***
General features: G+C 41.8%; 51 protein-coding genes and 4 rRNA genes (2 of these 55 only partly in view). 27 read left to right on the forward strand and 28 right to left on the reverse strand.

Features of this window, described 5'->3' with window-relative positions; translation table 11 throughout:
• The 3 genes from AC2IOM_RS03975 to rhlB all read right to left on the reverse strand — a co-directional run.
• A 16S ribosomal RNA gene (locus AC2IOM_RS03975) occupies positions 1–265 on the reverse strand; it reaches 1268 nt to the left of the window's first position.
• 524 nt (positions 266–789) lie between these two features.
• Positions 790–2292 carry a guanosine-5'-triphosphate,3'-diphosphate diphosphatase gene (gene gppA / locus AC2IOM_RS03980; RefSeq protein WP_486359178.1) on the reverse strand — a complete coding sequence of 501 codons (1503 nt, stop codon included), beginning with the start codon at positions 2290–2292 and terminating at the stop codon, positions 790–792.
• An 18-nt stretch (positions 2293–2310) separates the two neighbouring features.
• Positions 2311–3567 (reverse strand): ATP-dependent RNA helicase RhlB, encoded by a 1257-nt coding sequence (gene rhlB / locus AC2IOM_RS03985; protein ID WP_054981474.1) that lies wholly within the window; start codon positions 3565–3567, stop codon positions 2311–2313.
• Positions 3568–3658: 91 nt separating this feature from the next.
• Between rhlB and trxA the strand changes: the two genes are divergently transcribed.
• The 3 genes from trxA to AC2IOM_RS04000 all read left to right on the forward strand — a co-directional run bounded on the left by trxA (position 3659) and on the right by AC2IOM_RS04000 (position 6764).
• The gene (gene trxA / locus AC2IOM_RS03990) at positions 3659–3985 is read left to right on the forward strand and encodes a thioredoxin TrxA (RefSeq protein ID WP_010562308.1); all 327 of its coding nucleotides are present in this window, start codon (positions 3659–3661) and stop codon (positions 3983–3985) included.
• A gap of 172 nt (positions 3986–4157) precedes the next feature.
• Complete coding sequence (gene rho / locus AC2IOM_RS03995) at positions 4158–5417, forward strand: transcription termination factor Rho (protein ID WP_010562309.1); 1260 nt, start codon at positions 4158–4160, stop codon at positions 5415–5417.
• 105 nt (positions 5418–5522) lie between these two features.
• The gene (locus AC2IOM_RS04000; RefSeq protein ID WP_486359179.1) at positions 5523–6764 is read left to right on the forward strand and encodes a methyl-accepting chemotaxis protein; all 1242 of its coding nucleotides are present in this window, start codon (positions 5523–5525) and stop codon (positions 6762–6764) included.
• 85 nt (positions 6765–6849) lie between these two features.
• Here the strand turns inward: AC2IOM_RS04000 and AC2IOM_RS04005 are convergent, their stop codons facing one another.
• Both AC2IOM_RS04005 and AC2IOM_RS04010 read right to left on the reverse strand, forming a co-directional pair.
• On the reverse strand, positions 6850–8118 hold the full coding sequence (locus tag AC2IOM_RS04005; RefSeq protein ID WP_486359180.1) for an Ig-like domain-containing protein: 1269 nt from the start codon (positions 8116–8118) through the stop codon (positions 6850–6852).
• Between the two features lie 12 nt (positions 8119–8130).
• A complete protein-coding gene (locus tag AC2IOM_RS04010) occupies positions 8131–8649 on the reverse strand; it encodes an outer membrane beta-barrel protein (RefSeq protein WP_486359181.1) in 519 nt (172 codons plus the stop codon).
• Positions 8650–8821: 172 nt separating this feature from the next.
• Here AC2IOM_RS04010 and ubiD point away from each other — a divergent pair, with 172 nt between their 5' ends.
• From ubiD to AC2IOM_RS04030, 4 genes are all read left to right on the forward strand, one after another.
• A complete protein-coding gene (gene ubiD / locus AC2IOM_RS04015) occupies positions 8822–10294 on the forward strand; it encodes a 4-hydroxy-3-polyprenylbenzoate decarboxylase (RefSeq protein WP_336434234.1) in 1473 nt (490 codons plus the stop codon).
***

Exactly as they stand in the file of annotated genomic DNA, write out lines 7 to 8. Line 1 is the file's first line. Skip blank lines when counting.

• An 18-nt stretch (positions 2293–2310) separates the two neighbouring features.
• Positions 2311–3567 (reverse strand): ATP-dependent RNA helicase RhlB, encoded by a 1257-nt coding sequence (gene rhlB / locus AC2IOM_RS03985; protein ID WP_054981474.1) that lies wholly within the window; start codon positions 3565–3567, stop codon positions 2311–2313.